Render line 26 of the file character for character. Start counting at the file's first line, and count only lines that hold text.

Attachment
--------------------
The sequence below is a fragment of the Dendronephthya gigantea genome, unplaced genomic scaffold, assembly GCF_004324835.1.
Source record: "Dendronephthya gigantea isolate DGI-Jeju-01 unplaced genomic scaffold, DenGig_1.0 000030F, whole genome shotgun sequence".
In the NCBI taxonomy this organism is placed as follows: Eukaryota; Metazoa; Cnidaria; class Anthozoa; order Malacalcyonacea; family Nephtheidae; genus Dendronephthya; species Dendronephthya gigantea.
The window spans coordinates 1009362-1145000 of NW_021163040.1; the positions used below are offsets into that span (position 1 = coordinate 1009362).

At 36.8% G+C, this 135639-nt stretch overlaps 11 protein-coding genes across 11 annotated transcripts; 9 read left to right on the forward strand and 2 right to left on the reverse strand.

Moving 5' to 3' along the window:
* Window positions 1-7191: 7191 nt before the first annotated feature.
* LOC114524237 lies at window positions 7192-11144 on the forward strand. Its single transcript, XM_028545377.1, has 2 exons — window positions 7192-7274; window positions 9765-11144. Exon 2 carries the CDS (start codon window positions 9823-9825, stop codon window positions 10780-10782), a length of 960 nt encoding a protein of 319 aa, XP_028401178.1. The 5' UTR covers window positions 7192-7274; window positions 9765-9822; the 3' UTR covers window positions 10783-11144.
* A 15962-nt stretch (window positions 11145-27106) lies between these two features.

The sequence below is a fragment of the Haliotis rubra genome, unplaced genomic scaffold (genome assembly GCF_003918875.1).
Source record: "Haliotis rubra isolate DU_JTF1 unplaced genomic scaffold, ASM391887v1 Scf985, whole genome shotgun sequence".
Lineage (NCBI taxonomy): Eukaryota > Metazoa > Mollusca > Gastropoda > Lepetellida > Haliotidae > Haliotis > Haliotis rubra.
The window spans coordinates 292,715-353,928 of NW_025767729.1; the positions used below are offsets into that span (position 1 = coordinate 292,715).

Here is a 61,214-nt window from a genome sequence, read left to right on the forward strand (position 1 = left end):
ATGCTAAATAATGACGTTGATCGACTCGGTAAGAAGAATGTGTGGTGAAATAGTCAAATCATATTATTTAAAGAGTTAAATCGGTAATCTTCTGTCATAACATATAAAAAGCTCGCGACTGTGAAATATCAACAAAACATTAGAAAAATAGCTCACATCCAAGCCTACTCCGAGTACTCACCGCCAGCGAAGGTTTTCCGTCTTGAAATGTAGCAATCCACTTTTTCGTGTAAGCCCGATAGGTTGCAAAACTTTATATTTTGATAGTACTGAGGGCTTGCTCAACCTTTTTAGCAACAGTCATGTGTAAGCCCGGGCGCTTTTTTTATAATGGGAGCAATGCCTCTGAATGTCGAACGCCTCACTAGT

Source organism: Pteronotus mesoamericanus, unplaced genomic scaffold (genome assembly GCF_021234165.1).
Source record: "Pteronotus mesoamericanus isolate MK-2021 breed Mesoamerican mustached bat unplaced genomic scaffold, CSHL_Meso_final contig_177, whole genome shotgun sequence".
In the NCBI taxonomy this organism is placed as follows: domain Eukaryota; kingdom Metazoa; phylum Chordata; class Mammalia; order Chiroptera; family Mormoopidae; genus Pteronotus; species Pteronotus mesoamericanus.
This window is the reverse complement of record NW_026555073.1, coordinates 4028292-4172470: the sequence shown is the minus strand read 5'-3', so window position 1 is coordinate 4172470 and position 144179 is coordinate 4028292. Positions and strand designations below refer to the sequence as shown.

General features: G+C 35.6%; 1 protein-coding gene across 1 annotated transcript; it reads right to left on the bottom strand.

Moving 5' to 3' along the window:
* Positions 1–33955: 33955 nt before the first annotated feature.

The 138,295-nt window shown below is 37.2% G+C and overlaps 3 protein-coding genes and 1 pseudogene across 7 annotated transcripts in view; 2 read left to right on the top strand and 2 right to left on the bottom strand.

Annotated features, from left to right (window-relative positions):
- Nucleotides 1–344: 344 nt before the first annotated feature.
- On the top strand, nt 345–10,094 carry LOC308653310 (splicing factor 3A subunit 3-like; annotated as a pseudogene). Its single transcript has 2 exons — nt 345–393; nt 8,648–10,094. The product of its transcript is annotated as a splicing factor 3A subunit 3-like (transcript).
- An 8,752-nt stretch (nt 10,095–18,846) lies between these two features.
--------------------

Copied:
- On the top strand, nt 345–10,094 carry LOC308653310 (splicing factor 3A subunit 3-like; annotated as a pseudogene). Its single transcript has 2 exons — nt 345–393; nt 8,648–10,094. The product of its transcript is annotated as a splicing factor 3A subunit 3-like (transcript).